The Who At Their Early Best

The Who’s “Magic Bus” was late in arriving, and didn’t fully live up to its chart potential, but became a band staple just the same. So much so, in fact, that Pete Townshend described it as “The Who at their early best,” and it later lent its name to a bookshop that he opened in Richmond, south-west London.

Townshend wrote the propulsive track in late 1965 and it was considered as a possible follow-up to “My Generation,” but the group didn’t record a completed version at the time. In April 1967, after their demo of the song was circulated by the band’s management, a group called The Pudding released their interpretation on Decca. They were the London-based trio of John Stewart, Alan Laud, and Terry Widlake, formed from members of the Settlers, the Overlanders, and Hedgehoppers Anonymous. Their interesting rendition, with bongos, a harp, close harmonies and an appropriate whiff of psychedelia, went nowhere fast.

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That Townshend demo was featured in full over the end credits of the 2014 documentary about The Who’s managers, Lambert and Stamp, and had been included on Townshend’s Scoop compilation of 1983. “What is there to say?” he wrote of the demo. “The one man band version, a voodoo-dub-freak-out of a nothing song that was destined to become the most requested live song for The Who along with ‘Boris the Spider’ by John Entwistle.”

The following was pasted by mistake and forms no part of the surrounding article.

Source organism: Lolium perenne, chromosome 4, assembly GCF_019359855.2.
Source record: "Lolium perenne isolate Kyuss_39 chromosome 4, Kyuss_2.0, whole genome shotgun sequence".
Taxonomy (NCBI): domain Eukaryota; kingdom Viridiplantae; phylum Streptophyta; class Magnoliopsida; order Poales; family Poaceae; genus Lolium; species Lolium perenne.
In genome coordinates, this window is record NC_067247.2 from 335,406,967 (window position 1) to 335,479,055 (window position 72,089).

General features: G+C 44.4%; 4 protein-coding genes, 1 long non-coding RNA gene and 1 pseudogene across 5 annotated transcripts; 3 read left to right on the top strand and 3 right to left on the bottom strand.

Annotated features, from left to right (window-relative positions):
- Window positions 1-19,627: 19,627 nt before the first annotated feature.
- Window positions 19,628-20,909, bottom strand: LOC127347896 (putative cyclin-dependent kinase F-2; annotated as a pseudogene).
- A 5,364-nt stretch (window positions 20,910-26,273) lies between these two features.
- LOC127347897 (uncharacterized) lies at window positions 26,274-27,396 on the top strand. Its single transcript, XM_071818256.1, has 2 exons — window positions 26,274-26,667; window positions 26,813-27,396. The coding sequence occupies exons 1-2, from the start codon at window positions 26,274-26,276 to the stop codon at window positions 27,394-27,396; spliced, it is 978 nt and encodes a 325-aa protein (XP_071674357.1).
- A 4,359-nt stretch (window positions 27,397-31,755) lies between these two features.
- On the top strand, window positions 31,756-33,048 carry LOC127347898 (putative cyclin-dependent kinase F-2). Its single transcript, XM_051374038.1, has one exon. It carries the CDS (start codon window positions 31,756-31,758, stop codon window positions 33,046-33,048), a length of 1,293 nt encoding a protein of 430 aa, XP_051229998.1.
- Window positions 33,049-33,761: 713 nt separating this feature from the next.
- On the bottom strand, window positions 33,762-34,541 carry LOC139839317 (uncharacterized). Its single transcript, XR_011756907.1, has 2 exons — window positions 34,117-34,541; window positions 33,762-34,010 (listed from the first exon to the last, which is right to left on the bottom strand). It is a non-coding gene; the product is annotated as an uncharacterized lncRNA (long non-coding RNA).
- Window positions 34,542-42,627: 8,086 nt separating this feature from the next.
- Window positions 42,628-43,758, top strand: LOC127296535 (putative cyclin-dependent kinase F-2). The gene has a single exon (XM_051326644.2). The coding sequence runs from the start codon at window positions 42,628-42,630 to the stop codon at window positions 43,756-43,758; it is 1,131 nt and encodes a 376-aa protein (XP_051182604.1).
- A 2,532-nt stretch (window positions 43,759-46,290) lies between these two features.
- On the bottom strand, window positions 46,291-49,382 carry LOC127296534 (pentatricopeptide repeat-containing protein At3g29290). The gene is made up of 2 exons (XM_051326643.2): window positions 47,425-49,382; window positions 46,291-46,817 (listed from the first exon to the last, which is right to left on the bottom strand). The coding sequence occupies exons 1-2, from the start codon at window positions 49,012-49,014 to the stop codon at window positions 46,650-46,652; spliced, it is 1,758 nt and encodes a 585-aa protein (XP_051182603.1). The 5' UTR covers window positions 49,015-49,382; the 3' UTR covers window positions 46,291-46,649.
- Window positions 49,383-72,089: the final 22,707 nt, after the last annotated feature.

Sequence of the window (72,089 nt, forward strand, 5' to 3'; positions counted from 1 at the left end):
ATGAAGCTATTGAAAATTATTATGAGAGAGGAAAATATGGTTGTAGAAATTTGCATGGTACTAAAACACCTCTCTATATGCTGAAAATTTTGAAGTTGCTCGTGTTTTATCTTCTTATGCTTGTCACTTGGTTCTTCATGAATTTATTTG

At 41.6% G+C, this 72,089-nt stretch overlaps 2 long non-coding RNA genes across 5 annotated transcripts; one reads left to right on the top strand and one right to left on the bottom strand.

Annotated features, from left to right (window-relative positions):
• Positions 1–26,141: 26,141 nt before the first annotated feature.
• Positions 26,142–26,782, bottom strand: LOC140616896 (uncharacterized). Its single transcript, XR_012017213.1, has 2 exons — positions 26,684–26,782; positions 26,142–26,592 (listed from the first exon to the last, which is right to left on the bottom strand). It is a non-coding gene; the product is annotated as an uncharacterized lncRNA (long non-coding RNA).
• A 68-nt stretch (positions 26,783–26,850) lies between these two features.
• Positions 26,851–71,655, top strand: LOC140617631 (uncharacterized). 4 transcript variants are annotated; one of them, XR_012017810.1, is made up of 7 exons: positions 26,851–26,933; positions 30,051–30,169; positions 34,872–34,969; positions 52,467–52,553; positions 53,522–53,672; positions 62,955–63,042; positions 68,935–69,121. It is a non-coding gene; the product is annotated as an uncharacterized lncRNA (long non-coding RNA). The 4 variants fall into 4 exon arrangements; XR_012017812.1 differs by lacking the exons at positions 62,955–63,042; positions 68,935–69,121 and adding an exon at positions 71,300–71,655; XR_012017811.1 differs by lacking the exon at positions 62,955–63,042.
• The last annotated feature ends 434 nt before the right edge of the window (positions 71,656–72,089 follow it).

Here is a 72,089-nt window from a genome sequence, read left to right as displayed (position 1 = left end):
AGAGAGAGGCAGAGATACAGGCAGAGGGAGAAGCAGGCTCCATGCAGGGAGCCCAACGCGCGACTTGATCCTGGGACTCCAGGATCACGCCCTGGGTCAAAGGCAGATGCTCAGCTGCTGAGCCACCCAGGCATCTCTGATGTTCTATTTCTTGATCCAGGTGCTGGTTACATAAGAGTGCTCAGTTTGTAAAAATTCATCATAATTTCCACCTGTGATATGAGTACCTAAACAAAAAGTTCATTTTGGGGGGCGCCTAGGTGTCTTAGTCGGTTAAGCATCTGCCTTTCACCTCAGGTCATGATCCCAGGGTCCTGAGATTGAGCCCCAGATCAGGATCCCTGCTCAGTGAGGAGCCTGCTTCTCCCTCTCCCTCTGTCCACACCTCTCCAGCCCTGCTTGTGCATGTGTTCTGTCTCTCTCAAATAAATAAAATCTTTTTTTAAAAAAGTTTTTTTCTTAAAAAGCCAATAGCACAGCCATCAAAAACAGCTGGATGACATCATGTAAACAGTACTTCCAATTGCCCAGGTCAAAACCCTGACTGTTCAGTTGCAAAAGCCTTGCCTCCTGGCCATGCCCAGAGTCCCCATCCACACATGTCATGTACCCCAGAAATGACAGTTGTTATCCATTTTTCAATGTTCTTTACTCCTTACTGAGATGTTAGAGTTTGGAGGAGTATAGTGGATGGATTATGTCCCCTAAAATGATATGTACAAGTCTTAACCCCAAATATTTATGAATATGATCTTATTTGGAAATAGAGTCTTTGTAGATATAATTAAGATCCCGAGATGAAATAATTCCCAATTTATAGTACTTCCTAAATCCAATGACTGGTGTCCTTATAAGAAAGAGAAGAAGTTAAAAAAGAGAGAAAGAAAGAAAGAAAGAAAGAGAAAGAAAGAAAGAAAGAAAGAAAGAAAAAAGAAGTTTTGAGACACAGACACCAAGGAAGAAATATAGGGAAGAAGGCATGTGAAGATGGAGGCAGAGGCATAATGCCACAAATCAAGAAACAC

He continued: “Sometimes it was hard to do announcements for numbers in The Who show for people shouting ‘Magic Bus‘ or ‘Boris the Spider’ at the top of their lungs. It’s the silly songs they like. Daft punters.”

The Who finally went into ITC Studios to record the song in May 1968, with backing vocals by their sound engineer Bob Pridden (as “Ben Pump”) and Jess Roden from the Alan Bown Set. Released first in the U.S. on July 27 that year, it reached No.25 on the Hot 100; after it arrived in U.K. record stores on October 11, as the single before “Pinball Wizard,” it peaked at No.26.

In the sleeve notes of the Meaty Beaty Big and Bouncy retrospective on which it appeared, Townshend recalled: “When I wrote ‘Magic Bus,’ LSD wasn’t even invented as far as I knew. Drug songs and veiled references to drugs were not part of The Who image…we very soon got bored with drugs. No publicity value. Buses, however!”

He added sarcastically: “Just take another look at Decca’s answer to an overdue Tommy; The Who, Magic Bus, On Tour. Great title, swinging presentation. Also a swindle as far as insinuating that the record was live.” That was in reference to the U.S. release of a September 1968 Who compilation that was, misleadingly, full of studio recordings. “This record [the ‘Magic Bus’ single] is what that record should have been,” said Townshend. “It’s The Who at their early best.”

In 1969, he noted that the track “was recorded at a time when we had just returned from our first trip to America having been conned left, right and center and no one really wanted to make a single except Kit Lambert whose job was to see that we did. We all got absolutely paralytic drunk one lunch time and by the time we arrived at the studio no one cared what we did. ‘Magic Bus’ was just a lot of fun – Keith bashing about and ‘Jes’ [Jess Roden] from the Alan Bown Set singing in that Stevie Winwood-type voice on the record.”

Buy or stream “Magic Bus” on the Who Hits 50! compilation.

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